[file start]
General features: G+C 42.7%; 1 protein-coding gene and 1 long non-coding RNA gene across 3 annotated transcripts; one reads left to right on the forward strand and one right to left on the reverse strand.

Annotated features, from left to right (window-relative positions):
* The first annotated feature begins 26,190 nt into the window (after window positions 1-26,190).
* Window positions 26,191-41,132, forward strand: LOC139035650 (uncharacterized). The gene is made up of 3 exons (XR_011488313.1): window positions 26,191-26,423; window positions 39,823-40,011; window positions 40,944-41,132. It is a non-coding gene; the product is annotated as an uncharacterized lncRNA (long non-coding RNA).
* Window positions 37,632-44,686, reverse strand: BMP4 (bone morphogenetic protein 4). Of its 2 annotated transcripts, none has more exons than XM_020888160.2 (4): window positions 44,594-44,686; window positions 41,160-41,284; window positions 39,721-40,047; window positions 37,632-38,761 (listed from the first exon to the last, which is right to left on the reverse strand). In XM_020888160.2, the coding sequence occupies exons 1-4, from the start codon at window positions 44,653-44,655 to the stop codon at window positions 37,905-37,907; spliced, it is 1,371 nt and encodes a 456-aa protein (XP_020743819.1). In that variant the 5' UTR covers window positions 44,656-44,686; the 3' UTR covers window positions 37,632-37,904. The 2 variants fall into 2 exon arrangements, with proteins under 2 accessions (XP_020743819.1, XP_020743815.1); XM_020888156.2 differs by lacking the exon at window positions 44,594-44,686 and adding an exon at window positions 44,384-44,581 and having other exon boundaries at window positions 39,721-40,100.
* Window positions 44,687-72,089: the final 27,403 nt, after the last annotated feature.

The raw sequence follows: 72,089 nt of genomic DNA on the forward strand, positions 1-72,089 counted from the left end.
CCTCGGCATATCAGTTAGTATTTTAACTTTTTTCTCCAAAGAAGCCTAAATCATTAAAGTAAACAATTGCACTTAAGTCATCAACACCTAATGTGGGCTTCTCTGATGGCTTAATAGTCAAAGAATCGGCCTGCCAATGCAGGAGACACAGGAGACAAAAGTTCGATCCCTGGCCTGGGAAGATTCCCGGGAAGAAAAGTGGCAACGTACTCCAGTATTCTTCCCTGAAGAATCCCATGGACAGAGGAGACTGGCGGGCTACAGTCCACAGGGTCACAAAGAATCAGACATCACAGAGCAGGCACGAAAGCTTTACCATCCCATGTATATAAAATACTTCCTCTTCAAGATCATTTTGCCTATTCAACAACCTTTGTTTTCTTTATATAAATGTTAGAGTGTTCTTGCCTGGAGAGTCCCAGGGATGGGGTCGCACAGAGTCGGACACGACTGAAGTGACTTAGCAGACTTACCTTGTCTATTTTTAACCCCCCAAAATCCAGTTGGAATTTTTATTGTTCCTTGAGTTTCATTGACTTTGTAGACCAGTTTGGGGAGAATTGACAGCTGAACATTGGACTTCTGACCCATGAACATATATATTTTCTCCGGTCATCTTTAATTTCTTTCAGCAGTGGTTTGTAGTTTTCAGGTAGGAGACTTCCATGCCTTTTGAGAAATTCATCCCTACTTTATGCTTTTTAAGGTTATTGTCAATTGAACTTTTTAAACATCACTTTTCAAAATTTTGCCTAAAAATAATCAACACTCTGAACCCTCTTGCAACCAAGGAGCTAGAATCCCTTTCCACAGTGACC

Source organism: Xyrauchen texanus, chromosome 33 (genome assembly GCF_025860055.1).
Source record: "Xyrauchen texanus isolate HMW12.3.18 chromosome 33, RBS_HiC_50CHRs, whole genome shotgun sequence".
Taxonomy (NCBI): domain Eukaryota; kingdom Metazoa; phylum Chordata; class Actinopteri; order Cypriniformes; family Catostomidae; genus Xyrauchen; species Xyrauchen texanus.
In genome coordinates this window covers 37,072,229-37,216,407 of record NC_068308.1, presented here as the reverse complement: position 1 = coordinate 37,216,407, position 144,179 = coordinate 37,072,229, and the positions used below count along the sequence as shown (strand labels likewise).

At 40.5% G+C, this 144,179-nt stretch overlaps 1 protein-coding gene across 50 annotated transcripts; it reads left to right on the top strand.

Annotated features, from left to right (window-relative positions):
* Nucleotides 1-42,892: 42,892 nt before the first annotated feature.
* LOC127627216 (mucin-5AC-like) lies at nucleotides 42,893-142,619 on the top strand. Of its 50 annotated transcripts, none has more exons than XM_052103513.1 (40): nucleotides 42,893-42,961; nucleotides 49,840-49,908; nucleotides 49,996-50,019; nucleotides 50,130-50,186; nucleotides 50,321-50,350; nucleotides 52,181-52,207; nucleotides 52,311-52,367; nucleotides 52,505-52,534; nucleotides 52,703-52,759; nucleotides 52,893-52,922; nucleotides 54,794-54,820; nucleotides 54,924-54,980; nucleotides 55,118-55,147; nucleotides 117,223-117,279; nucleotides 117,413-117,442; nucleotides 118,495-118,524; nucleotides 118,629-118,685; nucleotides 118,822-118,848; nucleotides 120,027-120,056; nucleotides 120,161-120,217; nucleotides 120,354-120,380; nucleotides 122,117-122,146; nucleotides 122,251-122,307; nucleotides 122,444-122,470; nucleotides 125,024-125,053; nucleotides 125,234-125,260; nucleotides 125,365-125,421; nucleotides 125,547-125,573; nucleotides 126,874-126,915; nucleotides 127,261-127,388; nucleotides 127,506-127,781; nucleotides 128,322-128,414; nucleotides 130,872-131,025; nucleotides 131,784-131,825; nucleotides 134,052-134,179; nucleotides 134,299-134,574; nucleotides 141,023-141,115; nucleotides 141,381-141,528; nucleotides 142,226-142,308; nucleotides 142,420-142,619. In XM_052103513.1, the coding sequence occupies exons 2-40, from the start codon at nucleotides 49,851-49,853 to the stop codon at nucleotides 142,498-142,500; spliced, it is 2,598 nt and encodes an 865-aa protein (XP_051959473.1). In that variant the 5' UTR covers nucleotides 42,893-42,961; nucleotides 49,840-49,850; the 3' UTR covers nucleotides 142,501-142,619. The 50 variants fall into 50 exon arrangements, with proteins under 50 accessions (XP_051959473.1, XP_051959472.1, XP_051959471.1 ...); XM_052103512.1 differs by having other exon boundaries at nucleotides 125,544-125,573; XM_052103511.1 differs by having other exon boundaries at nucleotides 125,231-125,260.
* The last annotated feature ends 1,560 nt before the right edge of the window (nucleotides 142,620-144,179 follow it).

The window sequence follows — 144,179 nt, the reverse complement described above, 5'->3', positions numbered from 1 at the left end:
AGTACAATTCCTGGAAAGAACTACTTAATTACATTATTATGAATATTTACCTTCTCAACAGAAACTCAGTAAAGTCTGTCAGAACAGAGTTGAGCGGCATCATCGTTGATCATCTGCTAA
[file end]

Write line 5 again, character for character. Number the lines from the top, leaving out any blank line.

* Window positions 37,632-44,686, reverse strand: BMP4 (bone morphogenetic protein 4). Of its 2 annotated transcripts, none has more exons than XM_020888160.2 (4): window positions 44,594-44,686; window positions 41,160-41,284; window positions 39,721-40,047; window positions 37,632-38,761 (listed from the first exon to the last, which is right to left on the reverse strand). In XM_020888160.2, the coding sequence occupies exons 1-4, from the start codon at window positions 44,653-44,655 to the stop codon at window positions 37,905-37,907; spliced, it is 1,371 nt and encodes a 456-aa protein (XP_020743819.1). In that variant the 5' UTR covers window positions 44,656-44,686; the 3' UTR covers window positions 37,632-37,904. The 2 variants fall into 2 exon arrangements, with proteins under 2 accessions (XP_020743819.1, XP_020743815.1); XM_020888156.2 differs by lacking the exon at window positions 44,594-44,686 and adding an exon at window positions 44,384-44,581 and having other exon boundaries at window positions 39,721-40,100.